Author of Emotional Success and world-leading psychologist David DeSteno shares why willpower isn’t the only psychological tool you need to give up smoking for good. National No Smoking Day is on 14th March 2018.
If you’re looking to kick the habit this No Smoking Day, let me give you a piece of advice: willpower won’t cut it. On average, we all fail one out of every five times we try to resist a temptation, like smoking, that will bring us pleasure in the moment but trouble down the line. And if we’re tired, busy, or stressed, our success rate is even worse. Not to despair, though. You do possess a psychological tool that’s much stronger than willpower. It’s just not one that you’re likely to think about when you’re trying to avoid reaching for the next cigarette.
That tool is an emotion, or, more specifically, a certain type of emotion. I like to call that type social emotions, as they’re feelings like gratitude and compassion that exist only in the context of relationships between people. These are the emotions that make us willing to sacrifice for others. They make us pay back our debts, as well as offer time, money, help, or even a shoulder to cry on to others in need. Whether you realize it or not, each of these acts requires self-control, as in doing them, you’re sacrificing some pleasures or gains in the moment to ensure that you’ll have them repaid in spades in the future. Think of it this way, if I lend you £10 and you don’t pay me back, you’re ahead. But, because of that lack of selfishness, I’ll likely not ever lend you money again, which means you’ve now lost all the gains over time that would have come your way from cooperating with me. But if you feel grateful for my aid, it will push you to pay it back. Same goes for compassion. It’s what makes you willing to help me in the first place, which should make it more likely that I’ll help you down the line.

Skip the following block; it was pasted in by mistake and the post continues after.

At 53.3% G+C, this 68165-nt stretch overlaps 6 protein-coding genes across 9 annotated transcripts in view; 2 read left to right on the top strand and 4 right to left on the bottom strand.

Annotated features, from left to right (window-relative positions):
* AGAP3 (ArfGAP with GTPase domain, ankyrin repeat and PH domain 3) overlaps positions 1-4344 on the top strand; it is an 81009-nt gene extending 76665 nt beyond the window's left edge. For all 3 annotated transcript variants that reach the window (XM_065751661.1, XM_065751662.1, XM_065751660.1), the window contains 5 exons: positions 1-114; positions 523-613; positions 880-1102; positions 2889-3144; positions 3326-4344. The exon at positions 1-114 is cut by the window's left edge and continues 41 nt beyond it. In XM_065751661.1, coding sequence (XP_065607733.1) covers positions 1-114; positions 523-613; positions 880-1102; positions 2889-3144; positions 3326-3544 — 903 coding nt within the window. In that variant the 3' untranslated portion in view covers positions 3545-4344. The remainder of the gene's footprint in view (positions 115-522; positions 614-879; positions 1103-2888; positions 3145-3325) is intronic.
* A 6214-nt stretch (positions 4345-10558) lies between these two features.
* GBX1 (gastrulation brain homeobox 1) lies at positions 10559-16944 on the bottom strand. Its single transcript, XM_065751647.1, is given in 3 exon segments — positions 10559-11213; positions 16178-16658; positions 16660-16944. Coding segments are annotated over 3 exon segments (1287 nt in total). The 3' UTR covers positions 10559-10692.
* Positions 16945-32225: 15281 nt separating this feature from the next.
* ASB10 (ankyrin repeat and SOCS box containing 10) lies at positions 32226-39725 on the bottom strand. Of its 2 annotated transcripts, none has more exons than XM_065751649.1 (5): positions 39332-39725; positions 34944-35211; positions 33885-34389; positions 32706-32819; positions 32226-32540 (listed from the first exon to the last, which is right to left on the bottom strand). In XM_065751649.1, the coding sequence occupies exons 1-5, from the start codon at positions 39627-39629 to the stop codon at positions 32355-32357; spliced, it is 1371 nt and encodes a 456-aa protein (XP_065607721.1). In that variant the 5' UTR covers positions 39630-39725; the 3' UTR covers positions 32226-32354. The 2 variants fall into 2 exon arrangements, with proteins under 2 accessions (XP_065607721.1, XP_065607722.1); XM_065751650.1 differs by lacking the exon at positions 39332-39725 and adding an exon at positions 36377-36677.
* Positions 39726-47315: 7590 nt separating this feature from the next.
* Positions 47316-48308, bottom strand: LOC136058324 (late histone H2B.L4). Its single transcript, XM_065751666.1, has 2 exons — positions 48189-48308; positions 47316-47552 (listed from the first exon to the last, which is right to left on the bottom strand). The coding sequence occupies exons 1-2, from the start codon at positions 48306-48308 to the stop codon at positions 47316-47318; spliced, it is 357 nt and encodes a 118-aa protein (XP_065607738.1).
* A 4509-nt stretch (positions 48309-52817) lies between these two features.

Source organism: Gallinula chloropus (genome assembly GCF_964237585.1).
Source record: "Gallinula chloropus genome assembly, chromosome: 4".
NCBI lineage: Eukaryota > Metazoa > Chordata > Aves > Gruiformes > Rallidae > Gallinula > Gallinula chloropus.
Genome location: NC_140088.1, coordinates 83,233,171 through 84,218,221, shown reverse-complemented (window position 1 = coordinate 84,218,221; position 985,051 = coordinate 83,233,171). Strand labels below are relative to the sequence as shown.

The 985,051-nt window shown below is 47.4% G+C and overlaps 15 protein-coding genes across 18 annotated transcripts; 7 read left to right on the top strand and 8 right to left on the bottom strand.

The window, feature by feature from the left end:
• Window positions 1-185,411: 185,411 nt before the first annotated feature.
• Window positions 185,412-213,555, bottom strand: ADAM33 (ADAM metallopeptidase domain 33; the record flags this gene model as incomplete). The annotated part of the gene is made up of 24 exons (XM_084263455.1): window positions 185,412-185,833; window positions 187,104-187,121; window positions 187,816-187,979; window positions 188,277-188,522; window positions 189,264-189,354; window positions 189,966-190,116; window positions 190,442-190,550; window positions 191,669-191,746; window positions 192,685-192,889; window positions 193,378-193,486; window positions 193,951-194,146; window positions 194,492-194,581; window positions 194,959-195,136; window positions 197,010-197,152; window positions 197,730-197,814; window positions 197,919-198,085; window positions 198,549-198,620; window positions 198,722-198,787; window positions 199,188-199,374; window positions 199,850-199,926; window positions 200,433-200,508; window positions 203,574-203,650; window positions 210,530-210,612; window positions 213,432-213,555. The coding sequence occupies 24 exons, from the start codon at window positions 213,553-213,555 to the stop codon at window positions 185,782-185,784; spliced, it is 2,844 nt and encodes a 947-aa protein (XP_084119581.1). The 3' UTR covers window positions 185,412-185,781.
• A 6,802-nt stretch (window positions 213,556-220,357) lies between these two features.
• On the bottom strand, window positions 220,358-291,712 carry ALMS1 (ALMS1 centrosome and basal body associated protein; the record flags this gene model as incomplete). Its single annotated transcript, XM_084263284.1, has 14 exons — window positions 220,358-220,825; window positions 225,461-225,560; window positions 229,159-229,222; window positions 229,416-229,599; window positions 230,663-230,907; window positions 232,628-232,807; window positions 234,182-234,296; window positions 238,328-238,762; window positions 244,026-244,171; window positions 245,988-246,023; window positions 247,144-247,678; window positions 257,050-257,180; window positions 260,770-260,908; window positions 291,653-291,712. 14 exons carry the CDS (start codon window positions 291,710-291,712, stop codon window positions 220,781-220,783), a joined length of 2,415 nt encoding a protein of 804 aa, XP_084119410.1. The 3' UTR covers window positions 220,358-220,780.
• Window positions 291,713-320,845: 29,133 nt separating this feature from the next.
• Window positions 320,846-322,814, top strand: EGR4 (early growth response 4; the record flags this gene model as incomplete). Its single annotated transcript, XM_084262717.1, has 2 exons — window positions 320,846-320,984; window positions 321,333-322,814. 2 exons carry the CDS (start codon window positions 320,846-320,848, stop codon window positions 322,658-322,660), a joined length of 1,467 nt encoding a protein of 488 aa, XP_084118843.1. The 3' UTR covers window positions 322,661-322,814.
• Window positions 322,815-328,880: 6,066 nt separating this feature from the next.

What we’re now finding is that these emotions don’t only make people more willing to cooperate with other people, but also with their own future selves. For example, people who feel grateful suddenly become more patient. They’re more willing to invest money for the future rather than spend it in the moment, and to exercise rather than loaf on the couch. Same for compassion. For example, those who are feeling it become less likely to procrastinate and, yes, more likely to be successful in reducing their rate of smoking. Because these emotions focus the mind on what’s to be gained I the future, including the wellbeing of future you, they ease the path to pursuing your long-term goals in a less stressful way than does willpower. So take some time today to count your blessings. Doing so will help make sure you’ll have more to be proud of tomorrow.